Published September 28, 2020 by Rebecca Goldfine

Contact Tracer Warsameh Bulhan ’22 Helps Maine Control the Virus

Since July, Warsameh Bulhan ’22 has been working for the Maine Center for Disease Control and Prevention in its effort to stop the spread of the coronavirus.
Warsameh Bulhan ’22
Warsameh Bulhan ’22

Interested in medicine and public health, Bulhan last spring began seeking a way to help the pandemic response. Though the neuroscience major was initially just looking for a volunteer position, he found a posting for a contact tracing job with the Maine Center for Disease Control (CDC) in June. He applied and was hired, and started working full time in July. (Since the start of classes he's decreased his hours.)

“Helping and healing are big passions of mine,” he said in a recent interview. “And I've been fortunate to work with some of the most incredible people I've ever met—people who are working day in and day out, even on weekends. Everyone is working so hard, because the pandemic doesn't stop. That's just the nature of fighting infectious disease.”

Bulhan is one of about a hundred people currently working for the Maine CDC's contact tracing program, although those numbers will change if the disease grows in the state, according to Maine CDC Communications Director Robert Long.

As a contact tracer, Bulhan's work begins once a CDC case investigator has been in touch with someone who has tested positive for COVID-19. After discussing what kind of support the person may need to successfully quarantine, the investigator compiles a list of people they had close contact with recently.

Bulhan is assigned to call some of these individuals to alert them that they may have been exposed to the virus. Because the CDC prioritizes confidentiality, he said he is not given the name of the person who may have exposed them. Since starting his work, he's reached out to hundreds of people.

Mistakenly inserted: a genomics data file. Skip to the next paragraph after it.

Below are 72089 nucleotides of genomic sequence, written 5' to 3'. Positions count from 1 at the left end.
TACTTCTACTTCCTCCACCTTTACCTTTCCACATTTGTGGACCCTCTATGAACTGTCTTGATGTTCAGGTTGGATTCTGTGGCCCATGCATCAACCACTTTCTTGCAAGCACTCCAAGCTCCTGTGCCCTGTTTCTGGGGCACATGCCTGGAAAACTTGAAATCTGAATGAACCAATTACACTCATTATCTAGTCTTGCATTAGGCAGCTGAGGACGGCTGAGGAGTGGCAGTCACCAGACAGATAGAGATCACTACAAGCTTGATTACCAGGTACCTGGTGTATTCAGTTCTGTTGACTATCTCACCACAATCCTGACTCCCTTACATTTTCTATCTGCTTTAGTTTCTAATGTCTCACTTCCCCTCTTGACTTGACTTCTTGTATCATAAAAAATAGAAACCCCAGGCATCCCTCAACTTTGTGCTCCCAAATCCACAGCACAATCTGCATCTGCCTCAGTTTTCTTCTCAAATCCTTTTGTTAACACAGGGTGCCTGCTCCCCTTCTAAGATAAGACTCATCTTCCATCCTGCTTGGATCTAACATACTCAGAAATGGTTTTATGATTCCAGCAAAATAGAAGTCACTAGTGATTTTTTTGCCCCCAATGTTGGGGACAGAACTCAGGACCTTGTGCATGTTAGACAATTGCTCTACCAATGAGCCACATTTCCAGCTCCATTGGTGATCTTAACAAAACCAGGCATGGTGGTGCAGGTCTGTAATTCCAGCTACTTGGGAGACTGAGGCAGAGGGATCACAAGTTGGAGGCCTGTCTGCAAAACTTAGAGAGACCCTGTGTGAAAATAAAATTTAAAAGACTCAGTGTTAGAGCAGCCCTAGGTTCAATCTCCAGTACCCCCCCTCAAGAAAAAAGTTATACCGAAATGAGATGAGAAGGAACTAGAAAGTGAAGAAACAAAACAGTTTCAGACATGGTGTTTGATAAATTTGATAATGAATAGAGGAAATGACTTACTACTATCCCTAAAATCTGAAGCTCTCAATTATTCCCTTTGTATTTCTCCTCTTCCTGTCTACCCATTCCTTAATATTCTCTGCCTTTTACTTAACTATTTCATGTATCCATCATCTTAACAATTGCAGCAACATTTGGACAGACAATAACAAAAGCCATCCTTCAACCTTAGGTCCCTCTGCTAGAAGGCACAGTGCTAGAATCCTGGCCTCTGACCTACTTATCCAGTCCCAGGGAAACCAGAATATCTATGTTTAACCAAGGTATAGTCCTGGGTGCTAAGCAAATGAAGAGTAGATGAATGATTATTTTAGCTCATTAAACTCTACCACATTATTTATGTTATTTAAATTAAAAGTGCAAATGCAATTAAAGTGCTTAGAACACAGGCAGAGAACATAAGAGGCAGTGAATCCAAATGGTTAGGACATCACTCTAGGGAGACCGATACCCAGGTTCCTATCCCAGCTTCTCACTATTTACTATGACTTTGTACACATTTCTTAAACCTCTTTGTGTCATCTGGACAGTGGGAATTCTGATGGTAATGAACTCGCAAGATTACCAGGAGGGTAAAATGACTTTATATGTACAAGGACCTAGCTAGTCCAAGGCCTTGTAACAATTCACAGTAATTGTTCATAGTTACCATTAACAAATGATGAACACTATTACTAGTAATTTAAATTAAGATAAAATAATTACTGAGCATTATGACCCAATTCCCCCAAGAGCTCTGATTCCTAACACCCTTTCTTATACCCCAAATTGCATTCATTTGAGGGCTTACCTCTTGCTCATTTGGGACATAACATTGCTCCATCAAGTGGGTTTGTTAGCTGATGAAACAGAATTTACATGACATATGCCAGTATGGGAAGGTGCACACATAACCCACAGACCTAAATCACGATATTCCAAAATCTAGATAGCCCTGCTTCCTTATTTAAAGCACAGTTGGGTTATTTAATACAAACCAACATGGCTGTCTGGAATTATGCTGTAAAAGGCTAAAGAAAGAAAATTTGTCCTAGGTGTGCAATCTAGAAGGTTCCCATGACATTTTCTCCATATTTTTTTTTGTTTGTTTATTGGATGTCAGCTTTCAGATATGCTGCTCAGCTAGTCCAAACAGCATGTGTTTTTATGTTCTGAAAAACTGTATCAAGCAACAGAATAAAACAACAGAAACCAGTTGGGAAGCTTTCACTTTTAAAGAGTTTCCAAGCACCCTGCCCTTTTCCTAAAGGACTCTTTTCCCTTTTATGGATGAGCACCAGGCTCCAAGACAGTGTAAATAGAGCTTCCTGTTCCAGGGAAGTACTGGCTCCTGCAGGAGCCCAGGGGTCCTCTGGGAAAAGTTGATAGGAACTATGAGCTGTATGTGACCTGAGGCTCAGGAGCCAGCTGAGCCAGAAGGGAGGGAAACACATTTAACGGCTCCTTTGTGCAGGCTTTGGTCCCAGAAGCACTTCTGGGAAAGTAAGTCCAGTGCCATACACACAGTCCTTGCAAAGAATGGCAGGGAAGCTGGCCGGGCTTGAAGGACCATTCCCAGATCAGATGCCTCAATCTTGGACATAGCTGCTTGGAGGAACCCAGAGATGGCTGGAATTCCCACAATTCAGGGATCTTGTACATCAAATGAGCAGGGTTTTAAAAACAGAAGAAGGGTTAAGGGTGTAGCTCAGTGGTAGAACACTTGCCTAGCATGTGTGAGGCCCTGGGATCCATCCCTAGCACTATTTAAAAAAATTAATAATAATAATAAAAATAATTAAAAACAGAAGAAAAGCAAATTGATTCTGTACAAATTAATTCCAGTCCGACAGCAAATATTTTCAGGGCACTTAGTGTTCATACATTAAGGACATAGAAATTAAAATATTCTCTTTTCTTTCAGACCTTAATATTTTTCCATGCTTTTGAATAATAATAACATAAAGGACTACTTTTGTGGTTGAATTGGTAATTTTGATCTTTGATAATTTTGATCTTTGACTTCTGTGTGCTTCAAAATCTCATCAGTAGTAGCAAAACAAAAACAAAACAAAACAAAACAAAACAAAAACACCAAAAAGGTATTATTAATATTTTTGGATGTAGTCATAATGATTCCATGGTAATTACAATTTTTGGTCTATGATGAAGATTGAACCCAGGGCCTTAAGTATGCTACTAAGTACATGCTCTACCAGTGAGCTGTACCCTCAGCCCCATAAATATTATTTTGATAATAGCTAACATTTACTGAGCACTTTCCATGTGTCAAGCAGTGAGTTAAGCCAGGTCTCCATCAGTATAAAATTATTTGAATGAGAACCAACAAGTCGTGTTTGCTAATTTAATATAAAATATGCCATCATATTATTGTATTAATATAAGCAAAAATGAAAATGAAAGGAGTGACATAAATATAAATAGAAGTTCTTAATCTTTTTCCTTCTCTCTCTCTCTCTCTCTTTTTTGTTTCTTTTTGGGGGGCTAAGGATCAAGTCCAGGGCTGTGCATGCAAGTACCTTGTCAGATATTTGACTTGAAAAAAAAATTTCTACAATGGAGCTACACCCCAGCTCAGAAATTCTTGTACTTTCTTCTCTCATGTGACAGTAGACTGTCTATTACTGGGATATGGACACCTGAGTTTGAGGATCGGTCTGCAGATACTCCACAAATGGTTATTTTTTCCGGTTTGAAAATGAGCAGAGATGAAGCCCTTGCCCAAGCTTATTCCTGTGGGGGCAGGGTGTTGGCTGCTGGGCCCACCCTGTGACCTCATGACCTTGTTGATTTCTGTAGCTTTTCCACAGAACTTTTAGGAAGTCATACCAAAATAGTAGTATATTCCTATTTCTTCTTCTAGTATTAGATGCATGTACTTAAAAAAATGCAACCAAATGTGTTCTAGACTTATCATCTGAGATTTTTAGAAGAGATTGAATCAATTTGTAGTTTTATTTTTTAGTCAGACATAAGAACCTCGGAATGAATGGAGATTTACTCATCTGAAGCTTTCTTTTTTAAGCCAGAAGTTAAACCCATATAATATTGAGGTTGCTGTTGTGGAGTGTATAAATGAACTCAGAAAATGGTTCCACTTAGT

“The biggest misconception about contact tracing is that we're tracing people, but we're really tracing the virus,” Bulhan said. “We're not location tracking. We reach out by phone, we provide our name, our affiliation with the CDC, and walk the individual through how a close contact is determined.” Contact tracers don't ask for anyone's immigration status, social security number, or bank account information, he added.

He also explains how to quarantine and how to monitor for symptoms of COVID-19. If symptoms do arise, he encourages them to contact their primary care provider and to get tested. All of these are recommendations, he stressed. “It's a free country, and we can't force anyone to do anything. It is our job and our responsibility to make these recommendations for the betterment of the people and community.”

Additionally, Bulhan will make sure the people can survive their quarantines with enough food and medicine. If they require assistance, and with their consent, he connects them with social supports. Throughout the length of their quarantine, the contact tracing team checks on them regularly via phone, email, or text, or through the state's automatic monitoring and reporting system. 

The CDC allows its contact tracers to spend as much time as they need to on their calls, encouraging them to be compassionate and patient as they convey information and point people to resources like the Maine CDC website. 

It can be quite stressful to learn you've potentially been exposed to the virus, Bulhan said. “You get a wide variety of responses from people, but the biggest thing we are trained for is being as empathetic as possible,” he added. “It is very helpful to tell them where we are coming from, that we just want to help, to help the individual as well as the community.”

Overall, people have responded well to Maine's program, according to Long. “Another aspect of contact tracing is that there is a lot of anxiety and fear, so having a human being you can talk to and text with, who can answer your questions—it is a real benefit for folks, in addition to the epidemiological value.”

Long credited Bulhan and the other contact tracers for their efforts. “The work the contact tracers do is hugely important, it is frontline work,” he said. “We’re so appreciative and grateful for that work, as it has put Maine in a comparatively good place [regarding its relatively low COVID-19 positivity rates].”

Bulhan said his job has made it more apparent to him that he wants a career focused on health and helping people. 

“It is extremely fulfilling work,” he said. “There have been very few times in my life where I have had a job where it doesn't feel like a job. It doesn't feel like work, because this is an actual person I am calling and can help today,” he said.